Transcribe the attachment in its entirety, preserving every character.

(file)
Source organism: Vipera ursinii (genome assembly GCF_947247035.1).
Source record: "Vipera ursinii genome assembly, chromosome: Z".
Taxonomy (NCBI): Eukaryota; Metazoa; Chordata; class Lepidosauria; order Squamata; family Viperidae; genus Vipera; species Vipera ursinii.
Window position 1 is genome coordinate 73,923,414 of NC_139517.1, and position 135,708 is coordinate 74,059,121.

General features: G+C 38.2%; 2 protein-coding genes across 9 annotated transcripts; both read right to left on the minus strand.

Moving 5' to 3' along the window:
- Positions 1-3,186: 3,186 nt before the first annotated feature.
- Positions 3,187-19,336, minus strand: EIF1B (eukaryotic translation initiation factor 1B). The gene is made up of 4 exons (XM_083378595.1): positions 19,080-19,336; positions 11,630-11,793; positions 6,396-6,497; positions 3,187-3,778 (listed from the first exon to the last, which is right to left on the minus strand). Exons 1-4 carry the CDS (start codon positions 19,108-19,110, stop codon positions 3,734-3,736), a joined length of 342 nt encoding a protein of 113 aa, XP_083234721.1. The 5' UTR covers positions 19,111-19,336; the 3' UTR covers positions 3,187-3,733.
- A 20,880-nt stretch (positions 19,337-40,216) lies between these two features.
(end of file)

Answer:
Source organism: Vipera ursinii (genome assembly GCF_947247035.1).
Source record: "Vipera ursinii genome assembly, chromosome: Z".
Taxonomy (NCBI): Eukaryota; Metazoa; Chordata; class Lepidosauria; order Squamata; family Viperidae; genus Vipera; species Vipera ursinii.
Window position 1 is genome coordinate 73,923,414 of NC_139517.1, and position 135,708 is coordinate 74,059,121.

General features: G+C 38.2%; 2 protein-coding genes across 9 annotated transcripts; both read right to left on the minus strand.

Moving 5' to 3' along the window:
- Positions 1-3,186: 3,186 nt before the first annotated feature.
- Positions 3,187-19,336, minus strand: EIF1B (eukaryotic translation initiation factor 1B). The gene is made up of 4 exons (XM_083378595.1): positions 19,080-19,336; positions 11,630-11,793; positions 6,396-6,497; positions 3,187-3,778 (listed from the first exon to the last, which is right to left on the minus strand). Exons 1-4 carry the CDS (start codon positions 19,108-19,110, stop codon positions 3,734-3,736), a joined length of 342 nt encoding a protein of 113 aa, XP_083234721.1. The 5' UTR covers positions 19,111-19,336; the 3' UTR covers positions 3,187-3,733.
- A 20,880-nt stretch (positions 19,337-40,216) lies between these two features.